The sky lobby connects to the expansive outdoor Sky Terrace equipped with an interactive play area. This area — as well as interactive art and sculptures — provides positive distractions for children and families. Kids can interact with a scene projected on the floor in the sky lobby as well as on the feature walls on Levels 2, 3 and 4.

The Ronald McDonald House Sibling Center, located in the sky lobby area, provides supervised activities and games for children awaiting their brothers and sisters who are receiving care in the clinic areas.

The new pavilion includes diagnostic and treatment services, consolidating the majority of outpatient pediatric services currently located on the VCU Medical Center Campus.

Designed to provide families the most advanced and coordinated care possible, the pavilion houses radiology, same-day surgery, lab testing, dialysis, infusions and more in an environment custom-made for kids, officials at Children’s Hospital of Richmond at VCU say. 

Medical student education and clinical research studies also are included at the facility. It contains three levels of pediatric care clinics to include seven specialty clinic pods, each with 12 exam rooms, a treatment room, support spaces and a nurse work core.

The central work core enhances collaboration between nurses and physicians, resulting in a coordinated caregiver approach. Rather than embedding diagnostics into each specialty clinic, further efficiency is gained through shared diagnostics per clinical floor.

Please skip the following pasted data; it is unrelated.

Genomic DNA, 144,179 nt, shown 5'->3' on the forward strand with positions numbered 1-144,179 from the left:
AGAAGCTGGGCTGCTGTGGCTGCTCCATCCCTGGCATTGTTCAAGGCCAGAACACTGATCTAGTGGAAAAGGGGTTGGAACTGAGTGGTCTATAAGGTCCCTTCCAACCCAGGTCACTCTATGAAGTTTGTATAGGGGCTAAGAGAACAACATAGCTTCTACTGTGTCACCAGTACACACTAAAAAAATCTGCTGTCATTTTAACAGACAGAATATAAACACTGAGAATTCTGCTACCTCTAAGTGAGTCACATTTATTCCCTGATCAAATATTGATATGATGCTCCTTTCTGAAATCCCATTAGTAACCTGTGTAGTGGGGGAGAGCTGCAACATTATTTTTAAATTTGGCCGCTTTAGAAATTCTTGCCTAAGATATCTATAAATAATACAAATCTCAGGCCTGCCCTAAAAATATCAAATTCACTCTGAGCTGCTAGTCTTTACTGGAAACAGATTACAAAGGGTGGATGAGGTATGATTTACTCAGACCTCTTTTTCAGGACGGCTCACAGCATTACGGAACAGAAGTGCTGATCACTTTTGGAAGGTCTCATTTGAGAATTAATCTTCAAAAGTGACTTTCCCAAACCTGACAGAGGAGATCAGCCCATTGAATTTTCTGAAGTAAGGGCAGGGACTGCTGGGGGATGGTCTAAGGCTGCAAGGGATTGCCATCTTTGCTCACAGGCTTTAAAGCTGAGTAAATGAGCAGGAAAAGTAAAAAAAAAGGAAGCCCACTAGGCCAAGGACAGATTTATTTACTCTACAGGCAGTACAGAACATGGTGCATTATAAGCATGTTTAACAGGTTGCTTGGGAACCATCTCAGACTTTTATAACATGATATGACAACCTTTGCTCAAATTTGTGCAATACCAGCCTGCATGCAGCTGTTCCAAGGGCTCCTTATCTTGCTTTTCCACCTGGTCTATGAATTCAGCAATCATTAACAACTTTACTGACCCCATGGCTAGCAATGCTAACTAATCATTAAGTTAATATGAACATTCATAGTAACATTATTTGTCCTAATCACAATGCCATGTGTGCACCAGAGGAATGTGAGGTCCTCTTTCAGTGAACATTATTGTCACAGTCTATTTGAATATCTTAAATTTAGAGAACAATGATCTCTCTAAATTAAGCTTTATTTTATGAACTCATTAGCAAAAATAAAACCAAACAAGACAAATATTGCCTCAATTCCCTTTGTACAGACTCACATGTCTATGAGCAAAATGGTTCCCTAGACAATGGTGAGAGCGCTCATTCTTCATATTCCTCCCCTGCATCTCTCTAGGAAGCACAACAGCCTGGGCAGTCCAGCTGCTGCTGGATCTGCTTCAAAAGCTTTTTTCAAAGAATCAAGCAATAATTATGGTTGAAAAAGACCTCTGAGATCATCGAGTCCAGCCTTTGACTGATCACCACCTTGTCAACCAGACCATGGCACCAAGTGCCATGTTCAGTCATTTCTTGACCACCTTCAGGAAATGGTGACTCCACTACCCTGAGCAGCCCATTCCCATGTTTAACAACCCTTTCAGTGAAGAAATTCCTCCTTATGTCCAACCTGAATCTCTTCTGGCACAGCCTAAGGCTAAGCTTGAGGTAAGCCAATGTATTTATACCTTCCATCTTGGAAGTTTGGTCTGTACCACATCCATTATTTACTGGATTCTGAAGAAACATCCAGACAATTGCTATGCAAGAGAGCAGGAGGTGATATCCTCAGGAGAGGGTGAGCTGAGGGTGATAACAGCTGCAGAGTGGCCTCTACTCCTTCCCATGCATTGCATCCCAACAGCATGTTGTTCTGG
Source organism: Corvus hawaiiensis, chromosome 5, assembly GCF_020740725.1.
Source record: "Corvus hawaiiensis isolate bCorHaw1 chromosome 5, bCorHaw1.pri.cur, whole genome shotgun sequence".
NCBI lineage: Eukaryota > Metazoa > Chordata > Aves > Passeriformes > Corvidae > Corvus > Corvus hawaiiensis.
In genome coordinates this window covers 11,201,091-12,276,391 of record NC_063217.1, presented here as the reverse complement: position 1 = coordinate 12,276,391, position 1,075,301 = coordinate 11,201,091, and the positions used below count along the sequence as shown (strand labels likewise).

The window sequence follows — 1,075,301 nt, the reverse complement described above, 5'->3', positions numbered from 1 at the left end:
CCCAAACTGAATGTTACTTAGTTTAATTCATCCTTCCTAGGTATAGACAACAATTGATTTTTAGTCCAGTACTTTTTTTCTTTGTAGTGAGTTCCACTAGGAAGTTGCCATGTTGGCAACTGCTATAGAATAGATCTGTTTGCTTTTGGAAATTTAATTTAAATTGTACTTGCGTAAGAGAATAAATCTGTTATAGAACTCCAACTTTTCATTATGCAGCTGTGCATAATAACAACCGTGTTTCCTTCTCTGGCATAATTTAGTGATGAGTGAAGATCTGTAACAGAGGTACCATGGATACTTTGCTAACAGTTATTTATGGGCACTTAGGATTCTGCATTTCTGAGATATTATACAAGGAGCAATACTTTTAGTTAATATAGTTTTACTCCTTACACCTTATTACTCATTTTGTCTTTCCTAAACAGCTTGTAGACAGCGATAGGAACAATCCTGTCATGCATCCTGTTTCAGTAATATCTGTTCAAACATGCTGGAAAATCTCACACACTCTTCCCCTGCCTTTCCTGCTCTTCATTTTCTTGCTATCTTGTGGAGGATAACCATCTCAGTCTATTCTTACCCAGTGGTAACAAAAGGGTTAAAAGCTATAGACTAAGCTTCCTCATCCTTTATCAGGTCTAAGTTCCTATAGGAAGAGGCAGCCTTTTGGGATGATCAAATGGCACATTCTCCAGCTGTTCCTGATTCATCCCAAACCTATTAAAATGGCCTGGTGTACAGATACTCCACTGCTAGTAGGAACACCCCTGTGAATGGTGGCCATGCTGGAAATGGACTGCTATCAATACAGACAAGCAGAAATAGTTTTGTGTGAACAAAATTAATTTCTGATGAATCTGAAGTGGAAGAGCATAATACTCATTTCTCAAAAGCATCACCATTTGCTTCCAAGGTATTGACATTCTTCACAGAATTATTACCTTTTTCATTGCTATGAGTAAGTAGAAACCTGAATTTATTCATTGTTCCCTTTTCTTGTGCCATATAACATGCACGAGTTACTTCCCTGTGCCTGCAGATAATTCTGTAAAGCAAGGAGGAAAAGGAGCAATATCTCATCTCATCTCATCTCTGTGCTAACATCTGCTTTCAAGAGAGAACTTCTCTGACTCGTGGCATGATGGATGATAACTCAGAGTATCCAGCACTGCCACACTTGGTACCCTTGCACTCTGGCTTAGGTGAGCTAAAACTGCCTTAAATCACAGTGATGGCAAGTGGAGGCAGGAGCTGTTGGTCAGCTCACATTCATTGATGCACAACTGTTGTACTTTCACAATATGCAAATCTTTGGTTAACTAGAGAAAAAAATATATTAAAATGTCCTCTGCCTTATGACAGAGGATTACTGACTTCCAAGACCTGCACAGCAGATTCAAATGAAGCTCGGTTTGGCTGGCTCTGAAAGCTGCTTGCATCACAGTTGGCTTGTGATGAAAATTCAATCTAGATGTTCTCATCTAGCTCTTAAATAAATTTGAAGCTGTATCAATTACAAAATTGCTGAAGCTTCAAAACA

“Collaboration is key at the new pavilion,” says Laura Hild, IIDA, interior designer/vice president, HKS. “Specialty clinic modules are designed to optimize flexibility and efficiency while enhancing the patient experience.

“Each 12-exam module is organized with perimeter exam rooms surrounding a shared work core. This design creates a calmer patient experience by fully separating the offstage support zone from the onstage patient environment,” she says.

Concepts for the overall design, as well as detailed finishes, originate from nature as found in Richmond’s waterways, lush gardens and wooded land. The glass curtain wall reflects the sky and is illuminated in the sunlight in reference to the nearby James River.